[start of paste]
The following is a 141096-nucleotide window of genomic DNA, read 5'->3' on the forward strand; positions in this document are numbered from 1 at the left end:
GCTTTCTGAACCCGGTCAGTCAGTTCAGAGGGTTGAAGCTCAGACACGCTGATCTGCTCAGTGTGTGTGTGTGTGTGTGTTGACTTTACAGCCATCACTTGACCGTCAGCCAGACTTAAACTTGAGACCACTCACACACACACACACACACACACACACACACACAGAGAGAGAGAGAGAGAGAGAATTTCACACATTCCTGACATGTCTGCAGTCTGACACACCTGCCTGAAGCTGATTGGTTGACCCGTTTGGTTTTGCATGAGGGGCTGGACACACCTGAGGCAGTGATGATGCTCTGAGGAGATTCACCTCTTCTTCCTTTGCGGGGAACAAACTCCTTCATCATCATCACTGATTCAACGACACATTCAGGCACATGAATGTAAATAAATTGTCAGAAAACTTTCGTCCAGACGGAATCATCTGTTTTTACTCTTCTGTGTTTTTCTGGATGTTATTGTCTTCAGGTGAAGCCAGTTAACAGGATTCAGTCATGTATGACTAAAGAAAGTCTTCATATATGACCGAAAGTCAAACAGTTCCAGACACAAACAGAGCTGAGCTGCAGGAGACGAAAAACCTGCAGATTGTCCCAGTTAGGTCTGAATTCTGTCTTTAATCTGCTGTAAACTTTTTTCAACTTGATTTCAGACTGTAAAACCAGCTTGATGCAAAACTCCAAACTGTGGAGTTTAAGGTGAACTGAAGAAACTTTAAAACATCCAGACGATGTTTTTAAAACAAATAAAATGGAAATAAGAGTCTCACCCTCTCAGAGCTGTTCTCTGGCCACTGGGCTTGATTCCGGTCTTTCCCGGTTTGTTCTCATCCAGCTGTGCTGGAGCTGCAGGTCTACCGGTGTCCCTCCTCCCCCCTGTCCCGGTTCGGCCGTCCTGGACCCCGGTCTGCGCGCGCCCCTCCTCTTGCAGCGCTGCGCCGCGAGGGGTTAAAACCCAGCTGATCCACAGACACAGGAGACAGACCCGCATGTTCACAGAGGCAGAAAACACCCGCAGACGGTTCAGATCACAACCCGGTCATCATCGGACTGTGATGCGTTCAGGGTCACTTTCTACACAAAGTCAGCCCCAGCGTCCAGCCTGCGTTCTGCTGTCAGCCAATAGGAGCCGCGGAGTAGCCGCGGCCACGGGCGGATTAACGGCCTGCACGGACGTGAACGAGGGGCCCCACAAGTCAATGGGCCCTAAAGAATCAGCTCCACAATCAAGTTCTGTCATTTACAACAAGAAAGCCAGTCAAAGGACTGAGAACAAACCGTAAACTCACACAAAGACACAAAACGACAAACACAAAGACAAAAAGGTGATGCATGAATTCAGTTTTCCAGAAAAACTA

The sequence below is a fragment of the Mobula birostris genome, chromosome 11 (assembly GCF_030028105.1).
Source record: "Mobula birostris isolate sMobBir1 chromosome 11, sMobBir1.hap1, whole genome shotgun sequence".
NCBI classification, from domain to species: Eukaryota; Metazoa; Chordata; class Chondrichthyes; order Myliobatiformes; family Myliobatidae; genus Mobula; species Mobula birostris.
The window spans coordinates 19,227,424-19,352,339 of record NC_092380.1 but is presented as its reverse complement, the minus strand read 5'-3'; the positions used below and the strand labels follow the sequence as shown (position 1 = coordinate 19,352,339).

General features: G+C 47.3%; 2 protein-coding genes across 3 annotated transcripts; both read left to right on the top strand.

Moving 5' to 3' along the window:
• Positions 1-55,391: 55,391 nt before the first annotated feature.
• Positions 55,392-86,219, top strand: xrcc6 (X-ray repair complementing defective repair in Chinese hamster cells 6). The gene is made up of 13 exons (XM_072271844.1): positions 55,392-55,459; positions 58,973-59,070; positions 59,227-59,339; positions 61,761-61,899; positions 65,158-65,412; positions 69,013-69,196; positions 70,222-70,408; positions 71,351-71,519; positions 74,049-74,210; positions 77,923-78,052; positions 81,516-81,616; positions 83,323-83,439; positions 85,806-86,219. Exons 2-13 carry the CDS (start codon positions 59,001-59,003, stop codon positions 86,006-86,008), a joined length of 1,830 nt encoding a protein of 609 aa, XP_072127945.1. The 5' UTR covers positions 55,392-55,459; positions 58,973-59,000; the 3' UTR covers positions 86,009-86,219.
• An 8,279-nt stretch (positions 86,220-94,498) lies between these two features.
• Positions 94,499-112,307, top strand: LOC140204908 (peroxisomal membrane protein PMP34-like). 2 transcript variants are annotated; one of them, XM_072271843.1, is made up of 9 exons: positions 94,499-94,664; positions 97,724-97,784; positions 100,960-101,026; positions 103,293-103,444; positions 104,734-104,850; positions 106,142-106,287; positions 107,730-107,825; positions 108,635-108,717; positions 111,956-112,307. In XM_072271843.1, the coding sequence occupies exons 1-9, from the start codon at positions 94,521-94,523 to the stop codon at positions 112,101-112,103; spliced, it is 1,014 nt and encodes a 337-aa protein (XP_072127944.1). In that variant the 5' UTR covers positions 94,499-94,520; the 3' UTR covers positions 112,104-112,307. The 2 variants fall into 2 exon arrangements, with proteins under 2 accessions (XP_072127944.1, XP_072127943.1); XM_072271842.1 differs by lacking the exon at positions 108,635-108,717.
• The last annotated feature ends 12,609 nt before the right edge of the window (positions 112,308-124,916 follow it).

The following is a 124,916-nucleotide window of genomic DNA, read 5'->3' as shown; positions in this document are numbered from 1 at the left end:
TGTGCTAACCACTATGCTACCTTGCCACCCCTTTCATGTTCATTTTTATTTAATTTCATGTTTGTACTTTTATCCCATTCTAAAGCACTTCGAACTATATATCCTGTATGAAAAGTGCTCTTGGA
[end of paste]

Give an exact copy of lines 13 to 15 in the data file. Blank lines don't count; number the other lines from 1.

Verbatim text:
• The last annotated feature ends 12,609 nt before the right edge of the window (positions 112,308-124,916 follow it).

The following is a 124,916-nucleotide window of genomic DNA, read 5'->3' as shown; positions in this document are numbered from 1 at the left end:
TGTGCTAACCACTATGCTACCTTGCCACCCCTTTCATGTTCATTTTTATTTAATTTCATGTTTGTACTTTTATCCCATTCTAAAGCACTTCGAACTATATATCCTGTATGAAAAGTGCTCTTGGA